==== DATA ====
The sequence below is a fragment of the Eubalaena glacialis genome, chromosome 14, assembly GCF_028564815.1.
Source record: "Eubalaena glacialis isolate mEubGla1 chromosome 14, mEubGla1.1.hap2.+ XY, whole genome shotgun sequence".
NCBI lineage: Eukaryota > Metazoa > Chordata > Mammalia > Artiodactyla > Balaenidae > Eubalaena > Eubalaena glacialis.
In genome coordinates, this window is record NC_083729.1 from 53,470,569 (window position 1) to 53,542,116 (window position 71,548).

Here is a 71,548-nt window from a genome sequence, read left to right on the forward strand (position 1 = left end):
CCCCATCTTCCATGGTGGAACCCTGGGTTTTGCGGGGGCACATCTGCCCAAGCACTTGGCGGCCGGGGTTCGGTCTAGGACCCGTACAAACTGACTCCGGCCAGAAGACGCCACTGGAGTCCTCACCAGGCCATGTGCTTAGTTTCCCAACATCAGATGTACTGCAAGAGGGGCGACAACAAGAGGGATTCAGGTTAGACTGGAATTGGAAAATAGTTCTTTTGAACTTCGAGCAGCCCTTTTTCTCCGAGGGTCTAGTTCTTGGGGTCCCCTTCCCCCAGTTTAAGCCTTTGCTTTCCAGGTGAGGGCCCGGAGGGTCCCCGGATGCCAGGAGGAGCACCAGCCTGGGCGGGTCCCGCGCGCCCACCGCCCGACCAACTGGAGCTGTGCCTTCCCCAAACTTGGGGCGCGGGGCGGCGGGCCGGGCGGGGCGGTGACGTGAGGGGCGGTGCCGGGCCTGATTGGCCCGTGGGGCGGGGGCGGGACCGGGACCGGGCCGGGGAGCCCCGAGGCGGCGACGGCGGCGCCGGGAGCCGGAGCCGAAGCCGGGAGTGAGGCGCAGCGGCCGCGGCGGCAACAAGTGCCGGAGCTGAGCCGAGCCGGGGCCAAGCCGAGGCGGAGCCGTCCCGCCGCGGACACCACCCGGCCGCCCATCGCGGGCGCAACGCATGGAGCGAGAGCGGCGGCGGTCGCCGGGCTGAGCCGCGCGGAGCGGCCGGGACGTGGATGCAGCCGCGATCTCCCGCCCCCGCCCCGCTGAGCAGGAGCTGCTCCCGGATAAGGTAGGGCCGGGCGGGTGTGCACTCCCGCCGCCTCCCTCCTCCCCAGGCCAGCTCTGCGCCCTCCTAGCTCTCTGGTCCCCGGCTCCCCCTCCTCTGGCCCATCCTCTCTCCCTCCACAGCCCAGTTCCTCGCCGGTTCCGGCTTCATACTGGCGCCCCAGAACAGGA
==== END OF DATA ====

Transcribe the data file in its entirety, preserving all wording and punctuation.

The sequence below is a fragment of the Eubalaena glacialis genome, chromosome 14, assembly GCF_028564815.1.
Source record: "Eubalaena glacialis isolate mEubGla1 chromosome 14, mEubGla1.1.hap2.+ XY, whole genome shotgun sequence".
NCBI lineage: Eukaryota > Metazoa > Chordata > Mammalia > Artiodactyla > Balaenidae > Eubalaena > Eubalaena glacialis.
In genome coordinates, this window is record NC_083729.1 from 53,470,569 (window position 1) to 53,542,116 (window position 71,548).

Here is a 71,548-nt window from a genome sequence, read left to right on the forward strand (position 1 = left end):
CCCCATCTTCCATGGTGGAACCCTGGGTTTTGCGGGGGCACATCTGCCCAAGCACTTGGCGGCCGGGGTTCGGTCTAGGACCCGTACAAACTGACTCCGGCCAGAAGACGCCACTGGAGTCCTCACCAGGCCATGTGCTTAGTTTCCCAACATCAGATGTACTGCAAGAGGGGCGACAACAAGAGGGATTCAGGTTAGACTGGAATTGGAAAATAGTTCTTTTGAACTTCGAGCAGCCCTTTTTCTCCGAGGGTCTAGTTCTTGGGGTCCCCTTCCCCCAGTTTAAGCCTTTGCTTTCCAGGTGAGGGCCCGGAGGGTCCCCGGATGCCAGGAGGAGCACCAGCCTGGGCGGGTCCCGCGCGCCCACCGCCCGACCAACTGGAGCTGTGCCTTCCCCAAACTTGGGGCGCGGGGCGGCGGGCCGGGCGGGGCGGTGACGTGAGGGGCGGTGCCGGGCCTGATTGGCCCGTGGGGCGGGGGCGGGACCGGGACCGGGCCGGGGAGCCCCGAGGCGGCGACGGCGGCGCCGGGAGCCGGAGCCGAAGCCGGGAGTGAGGCGCAGCGGCCGCGGCGGCAACAAGTGCCGGAGCTGAGCCGAGCCGGGGCCAAGCCGAGGCGGAGCCGTCCCGCCGCGGACACCACCCGGCCGCCCATCGCGGGCGCAACGCATGGAGCGAGAGCGGCGGCGGTCGCCGGGCTGAGCCGCGCGGAGCGGCCGGGACGTGGATGCAGCCGCGATCTCCCGCCCCCGCCCCGCTGAGCAGGAGCTGCTCCCGGATAAGGTAGGGCCGGGCGGGTGTGCACTCCCGCCGCCTCCCTCCTCCCCAGGCCAGCTCTGCGCCCTCCTAGCTCTCTGGTCCCCGGCTCCCCCTCCTCTGGCCCATCCTCTCTCCCTCCACAGCCCAGTTCCTCGCCGGTTCCGGCTTCATACTGGCGCCCCAGAACAGGA